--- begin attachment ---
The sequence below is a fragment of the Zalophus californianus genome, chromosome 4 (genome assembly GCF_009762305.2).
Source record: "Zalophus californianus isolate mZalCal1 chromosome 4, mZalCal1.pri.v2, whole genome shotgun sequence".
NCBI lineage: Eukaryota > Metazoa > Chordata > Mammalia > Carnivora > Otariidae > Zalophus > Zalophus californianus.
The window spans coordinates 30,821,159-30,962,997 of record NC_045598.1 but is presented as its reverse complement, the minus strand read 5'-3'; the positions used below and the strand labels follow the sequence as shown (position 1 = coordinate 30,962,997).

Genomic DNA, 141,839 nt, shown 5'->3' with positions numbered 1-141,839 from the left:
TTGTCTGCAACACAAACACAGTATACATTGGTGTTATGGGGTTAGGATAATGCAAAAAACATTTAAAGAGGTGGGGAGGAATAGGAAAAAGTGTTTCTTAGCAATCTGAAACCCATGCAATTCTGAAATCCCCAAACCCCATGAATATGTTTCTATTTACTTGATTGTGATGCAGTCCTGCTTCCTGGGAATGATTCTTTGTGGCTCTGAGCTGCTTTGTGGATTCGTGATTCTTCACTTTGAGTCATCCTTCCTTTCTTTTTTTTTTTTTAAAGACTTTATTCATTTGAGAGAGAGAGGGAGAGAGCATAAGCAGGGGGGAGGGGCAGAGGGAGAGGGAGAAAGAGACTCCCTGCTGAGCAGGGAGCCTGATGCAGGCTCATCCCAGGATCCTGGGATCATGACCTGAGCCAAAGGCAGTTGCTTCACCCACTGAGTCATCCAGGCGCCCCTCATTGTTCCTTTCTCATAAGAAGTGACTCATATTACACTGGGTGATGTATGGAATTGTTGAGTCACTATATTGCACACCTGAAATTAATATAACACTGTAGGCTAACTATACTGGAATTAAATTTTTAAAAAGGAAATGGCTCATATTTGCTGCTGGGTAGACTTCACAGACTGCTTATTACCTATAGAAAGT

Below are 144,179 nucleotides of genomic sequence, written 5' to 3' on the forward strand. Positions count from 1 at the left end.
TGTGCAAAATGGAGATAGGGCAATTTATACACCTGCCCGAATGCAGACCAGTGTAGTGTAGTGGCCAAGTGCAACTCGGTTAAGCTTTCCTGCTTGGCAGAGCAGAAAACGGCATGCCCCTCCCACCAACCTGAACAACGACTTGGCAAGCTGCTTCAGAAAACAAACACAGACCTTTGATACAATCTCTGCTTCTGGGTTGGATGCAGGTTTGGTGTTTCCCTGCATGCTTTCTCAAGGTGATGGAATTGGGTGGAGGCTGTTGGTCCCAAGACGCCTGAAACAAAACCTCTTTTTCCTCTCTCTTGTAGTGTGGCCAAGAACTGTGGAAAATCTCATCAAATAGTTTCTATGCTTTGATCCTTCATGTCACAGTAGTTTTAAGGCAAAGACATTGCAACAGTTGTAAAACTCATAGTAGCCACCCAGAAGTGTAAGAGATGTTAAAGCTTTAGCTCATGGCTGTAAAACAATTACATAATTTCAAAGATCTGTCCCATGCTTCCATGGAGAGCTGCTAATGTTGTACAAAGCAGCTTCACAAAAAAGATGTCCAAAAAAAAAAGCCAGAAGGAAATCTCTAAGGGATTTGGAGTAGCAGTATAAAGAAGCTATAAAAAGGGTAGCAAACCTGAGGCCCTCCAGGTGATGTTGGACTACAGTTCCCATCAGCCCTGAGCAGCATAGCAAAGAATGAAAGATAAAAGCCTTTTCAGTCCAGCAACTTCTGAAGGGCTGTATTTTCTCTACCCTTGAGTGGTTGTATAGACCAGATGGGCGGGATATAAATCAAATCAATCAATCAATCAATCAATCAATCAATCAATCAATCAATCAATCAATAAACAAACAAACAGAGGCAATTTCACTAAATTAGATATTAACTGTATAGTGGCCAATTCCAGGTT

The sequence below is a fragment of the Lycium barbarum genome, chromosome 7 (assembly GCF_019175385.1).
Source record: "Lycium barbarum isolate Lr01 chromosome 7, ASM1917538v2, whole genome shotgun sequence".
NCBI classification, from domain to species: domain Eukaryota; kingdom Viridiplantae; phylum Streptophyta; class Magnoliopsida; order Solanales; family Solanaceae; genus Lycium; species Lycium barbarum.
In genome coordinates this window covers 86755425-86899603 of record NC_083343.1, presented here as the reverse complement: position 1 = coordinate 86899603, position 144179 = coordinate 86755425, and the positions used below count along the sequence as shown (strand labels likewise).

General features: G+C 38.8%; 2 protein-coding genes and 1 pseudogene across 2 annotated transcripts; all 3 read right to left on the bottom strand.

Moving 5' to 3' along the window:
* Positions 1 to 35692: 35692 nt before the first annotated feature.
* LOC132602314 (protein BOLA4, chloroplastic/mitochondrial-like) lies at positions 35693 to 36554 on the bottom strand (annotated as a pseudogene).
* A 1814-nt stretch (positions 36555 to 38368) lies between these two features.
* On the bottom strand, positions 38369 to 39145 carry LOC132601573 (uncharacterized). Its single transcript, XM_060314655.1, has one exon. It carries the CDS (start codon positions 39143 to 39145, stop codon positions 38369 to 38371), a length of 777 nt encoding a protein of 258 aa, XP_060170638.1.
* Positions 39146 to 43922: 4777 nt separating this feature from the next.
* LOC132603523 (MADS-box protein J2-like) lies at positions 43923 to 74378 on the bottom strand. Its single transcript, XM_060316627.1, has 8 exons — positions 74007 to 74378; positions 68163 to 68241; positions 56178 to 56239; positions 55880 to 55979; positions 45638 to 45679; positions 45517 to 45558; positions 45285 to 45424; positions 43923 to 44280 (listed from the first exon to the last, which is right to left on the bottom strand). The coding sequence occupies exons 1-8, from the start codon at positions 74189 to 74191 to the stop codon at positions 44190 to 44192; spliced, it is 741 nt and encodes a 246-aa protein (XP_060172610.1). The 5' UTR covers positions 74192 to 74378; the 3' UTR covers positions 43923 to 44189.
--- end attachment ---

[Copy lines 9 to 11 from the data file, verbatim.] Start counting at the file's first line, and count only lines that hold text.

The sequence below is a fragment of the Lycium barbarum genome, chromosome 7 (assembly GCF_019175385.1).
Source record: "Lycium barbarum isolate Lr01 chromosome 7, ASM1917538v2, whole genome shotgun sequence".
NCBI classification, from domain to species: domain Eukaryota; kingdom Viridiplantae; phylum Streptophyta; class Magnoliopsida; order Solanales; family Solanaceae; genus Lycium; species Lycium barbarum.